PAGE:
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Picturing Greater America: US Modernist Photography and the Mexican Cultural Renaissance, 1920–1945

Monica Bravo [Brown University]
Wyeth Fellow, 2014–2016

Manuel Álvarez Bravo, Parabola Optica (Optical parable), 1931, printed 19741931, printed 1974

Manuel Álvarez Bravo, Parabola Optica (Optical parable), 1931, printed 1974, gelatin silver print, Gift of Lee and Maria Friedlander, 2006.117.1.1

“La óptica moderna,” reads the optician’s sign in a 1931 photograph by the Mexican artist Manuel Álvarez Bravo (1902–2002). Evocative of a modern viewpoint, the equivocal phrase—like the uncanny image itself—reflects a central theme of my dissertation. The photograph expresses the interplay of reflections and projections, the identification of sameness and difference that characterized US-Mexican cultural exchange in the interwar period.

Artists were among the many cultural and political pilgrims who traveled or expatriated from the United States to Mexico after Mexico’s revolution (c. 1910–1920) and in the midst of its cultural renaissance (c. 1920–1940). Among them were four significant modernist photographers: Edward Weston (1886–1958), Tina Modotti (1896–1942), Paul Strand (1890–1976), and Helen Levitt (1913–2009). My dissertation examines the work these photographers created in Mexico, the conditions that drew them south, and their interactions and exchanges with Mexican artists working in a variety of media.

Even as cultural critics and other leaders from the United States and Mexico sought to develop distinctive native modernisms, artists from both nations discovered shared ideals through their inter-American dialogue. Thus, in contrast to standard art-historical analyses that classify these interwar national developments discretely, I contend that artists on both sides of the border contributed to a nascent Greater American modernism by thinking hemispherically. The phrase “Greater America” belongs to the historian Herbert E. Bolton, who, along with other US and Mexican intellectuals of the 1920s and 1930s, promoted the idea of a shared history encompassing the Western Hemisphere as distinct from Europe. My research examines US art history in an international context, thereby construing American art broadly, and places photography back into conversation with painting, literature, and music.

In Mexico, Weston, Modotti, Strand, and Levitt trained their cameras on subjects they believed to be the most representative of Mexican culture, particularly those that also resonated with themes relevant to the US context. Their themes included the paradox of a nation that was both young and prehistoric, the lack of a domestic classical tradition, and the recovery of indigenous and folk culture. For example, through his friendships with Mexican muralists, particularly Diego Rivera (1886–1957), Weston soon recognized the nationalist underpinnings of his contemporaries’ folk, archaeological, and natural subject matter, all celebrating Mexican identity. His emulation of their content, especially traditional ceramics and folk toys, in a modernist photographic style had broad appeal, earning him several exhibitions and laudatory press reviews. Weston’s Mexican audiences often used racialized terms to discuss his photographs, indicating that they understood his work through the popular discourse of mestizaje, or racial mixing.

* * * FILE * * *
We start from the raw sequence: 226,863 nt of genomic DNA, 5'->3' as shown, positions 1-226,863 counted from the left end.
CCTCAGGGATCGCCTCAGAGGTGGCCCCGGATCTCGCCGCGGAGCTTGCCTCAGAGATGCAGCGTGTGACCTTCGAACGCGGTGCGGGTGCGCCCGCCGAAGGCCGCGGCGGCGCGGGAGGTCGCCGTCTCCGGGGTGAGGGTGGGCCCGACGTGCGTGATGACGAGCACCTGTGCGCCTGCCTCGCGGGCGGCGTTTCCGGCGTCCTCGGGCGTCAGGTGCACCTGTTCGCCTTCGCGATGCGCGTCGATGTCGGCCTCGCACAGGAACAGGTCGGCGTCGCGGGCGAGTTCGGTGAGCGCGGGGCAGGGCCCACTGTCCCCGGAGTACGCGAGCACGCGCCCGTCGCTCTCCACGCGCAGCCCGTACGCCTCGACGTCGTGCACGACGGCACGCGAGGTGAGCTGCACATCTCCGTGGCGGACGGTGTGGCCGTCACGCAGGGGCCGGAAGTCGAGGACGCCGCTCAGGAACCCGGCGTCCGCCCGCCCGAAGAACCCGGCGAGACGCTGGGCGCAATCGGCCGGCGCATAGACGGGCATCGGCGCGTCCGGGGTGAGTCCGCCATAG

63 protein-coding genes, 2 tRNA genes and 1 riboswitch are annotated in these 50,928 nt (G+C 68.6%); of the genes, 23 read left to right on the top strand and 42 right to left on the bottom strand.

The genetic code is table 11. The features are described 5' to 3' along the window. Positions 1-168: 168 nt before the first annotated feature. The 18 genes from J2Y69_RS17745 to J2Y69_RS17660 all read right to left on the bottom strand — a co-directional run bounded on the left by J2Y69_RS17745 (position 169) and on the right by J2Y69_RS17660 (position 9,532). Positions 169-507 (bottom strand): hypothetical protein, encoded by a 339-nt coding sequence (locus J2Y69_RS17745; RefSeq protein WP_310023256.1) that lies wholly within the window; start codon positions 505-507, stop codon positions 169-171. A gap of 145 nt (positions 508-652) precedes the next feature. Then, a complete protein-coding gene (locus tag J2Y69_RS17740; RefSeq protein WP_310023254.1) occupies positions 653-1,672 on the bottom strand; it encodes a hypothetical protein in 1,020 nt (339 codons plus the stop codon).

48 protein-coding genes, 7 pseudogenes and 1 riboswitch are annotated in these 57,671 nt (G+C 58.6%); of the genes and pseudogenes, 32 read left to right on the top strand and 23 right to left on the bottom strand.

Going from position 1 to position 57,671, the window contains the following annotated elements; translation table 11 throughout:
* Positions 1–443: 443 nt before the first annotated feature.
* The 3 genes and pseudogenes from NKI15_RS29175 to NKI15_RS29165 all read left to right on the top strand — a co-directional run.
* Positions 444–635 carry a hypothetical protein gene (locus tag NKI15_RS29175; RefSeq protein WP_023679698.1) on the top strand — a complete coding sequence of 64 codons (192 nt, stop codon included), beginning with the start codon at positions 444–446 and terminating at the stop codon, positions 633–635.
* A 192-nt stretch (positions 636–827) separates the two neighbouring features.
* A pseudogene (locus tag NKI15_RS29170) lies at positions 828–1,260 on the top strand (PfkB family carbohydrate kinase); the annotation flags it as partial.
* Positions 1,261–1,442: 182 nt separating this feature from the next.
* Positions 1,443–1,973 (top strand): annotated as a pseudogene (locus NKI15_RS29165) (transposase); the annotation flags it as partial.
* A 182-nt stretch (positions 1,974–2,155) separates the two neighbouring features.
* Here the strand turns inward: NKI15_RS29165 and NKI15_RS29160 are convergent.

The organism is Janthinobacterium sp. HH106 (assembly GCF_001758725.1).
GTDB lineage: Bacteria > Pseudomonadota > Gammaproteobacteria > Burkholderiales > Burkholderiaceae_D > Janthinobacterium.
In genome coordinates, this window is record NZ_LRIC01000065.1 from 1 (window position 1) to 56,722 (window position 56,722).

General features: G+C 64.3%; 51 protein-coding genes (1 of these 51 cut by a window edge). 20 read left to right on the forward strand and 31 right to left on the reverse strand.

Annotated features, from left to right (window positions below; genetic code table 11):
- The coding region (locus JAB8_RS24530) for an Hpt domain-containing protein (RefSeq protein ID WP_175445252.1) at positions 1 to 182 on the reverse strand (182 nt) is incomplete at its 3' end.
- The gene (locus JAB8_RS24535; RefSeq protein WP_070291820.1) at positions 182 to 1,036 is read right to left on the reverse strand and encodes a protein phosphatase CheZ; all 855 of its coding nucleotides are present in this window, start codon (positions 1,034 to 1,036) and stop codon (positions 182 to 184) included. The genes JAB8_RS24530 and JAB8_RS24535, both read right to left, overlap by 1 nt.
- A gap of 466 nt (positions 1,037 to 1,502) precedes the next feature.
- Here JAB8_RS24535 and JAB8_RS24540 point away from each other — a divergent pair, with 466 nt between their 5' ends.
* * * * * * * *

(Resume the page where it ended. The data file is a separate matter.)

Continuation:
Weston’s student and companion, Modotti, was even more enmeshed in Mexican social and political circles, so that her representation of Mexican culture—through photographs of strikes, indigenous people, and new technologies—conforms most to how urban Mexicans saw themselves and their country. Her images were frequently reproduced in communist newspapers and little magazines alongside prose or poems by her associates among the avant-garde Estridentistas (Stridentists). Strand, on the other hand, sought what he took to be a more authentic Mexico in the nation’s interior, where he photographed peasants, colonial-era architecture, and Catholic sacred sculptures. Strand’s tribute to communal culture dovetails with the revival of indigenous themes and use of folk instruments by his friend the classical composer Carlos Chávez (1899–1978). Finally, Álvarez Bravo’s photographs of Mexico, exhibited in a New York gallery in 1935, inspired Levitt’s Mexican street photographs of 1941. In this example, we see a US modernist photographer responding to a Mexican one and both inventing a New World surrealist photographic idiom.

In my dissertation, completed this year at CASVA, I analyze correspondence and diaries preserved in US and Mexican archives, popular and avant-garde periodicals, contemporaneous discourses of cultural nationalism, secondary critical responses, and, most important, the works of art themselves. A formal and technical analysis of select works from each photographer’s Mexican oeuvre forms the backbone of each chapter, which I then relate to the contexts in which they were produced as well as to visual and written work by Mexican artists with whom they were in dialogue. Although always beginning with the objects, my analyses open onto themes of primitivism, modernism, and national identity.

My project ultimately investigates what it meant to be a Greater American artist in the period between the two world wars and argues for the hybridity of both the Mexican cultural renaissance and US modernist photography, as artists traveled between the two countries and cross-fertilized each other’s art.

Manuel Álvarez Bravo
Parabola Optica (Optical parable)
1931, printed 1974
Álvarez Bravo, Manuel
Mexican, 1902 - 2002